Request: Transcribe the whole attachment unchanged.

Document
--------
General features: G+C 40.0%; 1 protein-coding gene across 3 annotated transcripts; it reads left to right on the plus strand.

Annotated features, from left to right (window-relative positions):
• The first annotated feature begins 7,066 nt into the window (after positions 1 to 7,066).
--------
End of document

General features: G+C 40.0%; 1 protein-coding gene across 3 annotated transcripts; it reads left to right on the plus strand.

Annotated features, from left to right (window-relative positions):
• The first annotated feature begins 7,066 nt into the window (after positions 1 to 7,066).